Elsewhere, Berry wrote, "We’ve lived by the assumption that what was good for us would be good for the world. We’ve been wrong. We must change our lives so that it will be possible to live by the contrary assumption that what is good for the world will be good for us. That requires that we make the effort to know the world and learn what is good for it. We must learn to cooperate in its processes and to yield to its limits. But even more important, we must learn to acknowledge that the creation is full of mystery. We will never clearly understand it. We must abandon arrogance and stand in awe. We must recover the sense of the majesty of the creation and the ability to be worshipful in its presence. For it is only on the condition of humility and reverence before the world that our species will be able to remain in it."

As it says in the Buddhist equivalent of saying grace before a meal, innumerable labors brought us our food, we should know how it comes to us.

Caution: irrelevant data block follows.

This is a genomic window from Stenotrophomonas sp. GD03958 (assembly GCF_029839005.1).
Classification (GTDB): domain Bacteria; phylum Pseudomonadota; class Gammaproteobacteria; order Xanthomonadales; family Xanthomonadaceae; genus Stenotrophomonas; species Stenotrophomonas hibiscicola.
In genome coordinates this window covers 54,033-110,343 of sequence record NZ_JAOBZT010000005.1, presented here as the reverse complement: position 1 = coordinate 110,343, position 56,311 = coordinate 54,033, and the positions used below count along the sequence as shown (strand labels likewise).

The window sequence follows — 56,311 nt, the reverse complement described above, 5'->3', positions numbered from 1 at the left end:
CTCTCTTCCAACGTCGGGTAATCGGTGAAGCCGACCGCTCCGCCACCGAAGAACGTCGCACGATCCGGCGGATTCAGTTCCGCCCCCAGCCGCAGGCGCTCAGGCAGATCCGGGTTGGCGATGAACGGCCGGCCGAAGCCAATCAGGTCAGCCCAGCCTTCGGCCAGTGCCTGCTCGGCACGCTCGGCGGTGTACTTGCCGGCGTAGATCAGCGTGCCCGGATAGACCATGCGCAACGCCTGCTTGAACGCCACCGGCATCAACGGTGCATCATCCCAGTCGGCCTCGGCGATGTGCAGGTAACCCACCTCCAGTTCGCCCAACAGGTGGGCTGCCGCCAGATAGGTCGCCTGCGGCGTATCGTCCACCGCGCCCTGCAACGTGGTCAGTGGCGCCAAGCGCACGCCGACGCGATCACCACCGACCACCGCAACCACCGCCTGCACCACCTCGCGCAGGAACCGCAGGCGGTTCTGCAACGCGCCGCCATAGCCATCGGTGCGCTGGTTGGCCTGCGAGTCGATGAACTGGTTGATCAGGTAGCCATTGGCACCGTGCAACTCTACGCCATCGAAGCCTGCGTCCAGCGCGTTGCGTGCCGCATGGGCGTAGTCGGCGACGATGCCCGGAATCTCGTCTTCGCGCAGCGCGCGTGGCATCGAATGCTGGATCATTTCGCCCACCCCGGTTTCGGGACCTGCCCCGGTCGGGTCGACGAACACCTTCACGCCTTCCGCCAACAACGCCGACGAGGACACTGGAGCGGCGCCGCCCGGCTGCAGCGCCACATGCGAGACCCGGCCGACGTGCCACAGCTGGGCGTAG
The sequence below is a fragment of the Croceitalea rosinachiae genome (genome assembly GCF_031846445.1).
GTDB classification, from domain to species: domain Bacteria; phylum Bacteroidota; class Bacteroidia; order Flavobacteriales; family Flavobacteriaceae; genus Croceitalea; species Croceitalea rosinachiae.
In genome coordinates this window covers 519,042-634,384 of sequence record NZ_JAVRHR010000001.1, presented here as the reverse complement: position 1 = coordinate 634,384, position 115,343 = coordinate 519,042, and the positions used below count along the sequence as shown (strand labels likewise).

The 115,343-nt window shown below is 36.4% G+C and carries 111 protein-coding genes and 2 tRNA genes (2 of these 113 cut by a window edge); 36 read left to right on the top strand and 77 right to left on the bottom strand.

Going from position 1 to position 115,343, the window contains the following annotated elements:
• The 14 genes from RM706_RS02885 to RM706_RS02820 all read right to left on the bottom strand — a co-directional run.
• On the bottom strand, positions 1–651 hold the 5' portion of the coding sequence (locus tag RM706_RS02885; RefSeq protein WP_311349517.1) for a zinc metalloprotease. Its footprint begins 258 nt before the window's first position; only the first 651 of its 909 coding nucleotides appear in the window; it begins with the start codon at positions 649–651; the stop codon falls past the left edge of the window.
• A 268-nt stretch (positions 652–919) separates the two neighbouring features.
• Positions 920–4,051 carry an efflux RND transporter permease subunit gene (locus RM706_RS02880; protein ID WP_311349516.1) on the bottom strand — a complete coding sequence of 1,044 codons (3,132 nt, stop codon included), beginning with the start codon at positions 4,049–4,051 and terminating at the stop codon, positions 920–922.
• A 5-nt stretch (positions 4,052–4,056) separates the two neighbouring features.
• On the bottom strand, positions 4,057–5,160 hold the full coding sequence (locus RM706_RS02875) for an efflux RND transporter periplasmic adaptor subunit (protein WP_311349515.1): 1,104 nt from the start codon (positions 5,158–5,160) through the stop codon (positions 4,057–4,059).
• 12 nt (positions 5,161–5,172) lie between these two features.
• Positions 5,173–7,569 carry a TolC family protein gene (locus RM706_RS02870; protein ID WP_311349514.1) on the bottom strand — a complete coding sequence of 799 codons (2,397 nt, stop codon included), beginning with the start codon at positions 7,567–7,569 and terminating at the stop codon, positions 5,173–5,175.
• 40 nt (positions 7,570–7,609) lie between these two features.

It is the same with a $2 camisole, or the oil we run through our car's engine, or the sidewalk you might walk on during this day. The mail that is brought to you. The internet service that allows you to read this blog (thank you, by the way, for reading).

Cheap is not really cheap. Low prices disguise things that matter.


Pam said...

Valid points, all. However, at this time low prices are what guide me in making sure I've got food on the table and clothes on the boys.

I know you dislike Walmart, but it's my one-stop shopping place for most everything these days.

Algernon said...

I buy stuff at Wal-Mart sometimes. Don't miss the broader issue.

I understand you have your own reasons for going along. It is less comfortable to do otherwise. That's the point. That's how it works. It ain't an accident.

Your choices and my choices are corralled, so to speak, by design.

Adam said...

Freedom isn't free
It costs folks like you and me
And if we don't all chip in
We'll never pay that bill
Freedom isn't free
Now there's a hefty in' fee
And if you don't throw in your buck 'o five
Who will?

You don't throw in your buck 'o five. Who will?
Oooh buck 'o five
Freedom costs a buck 'o five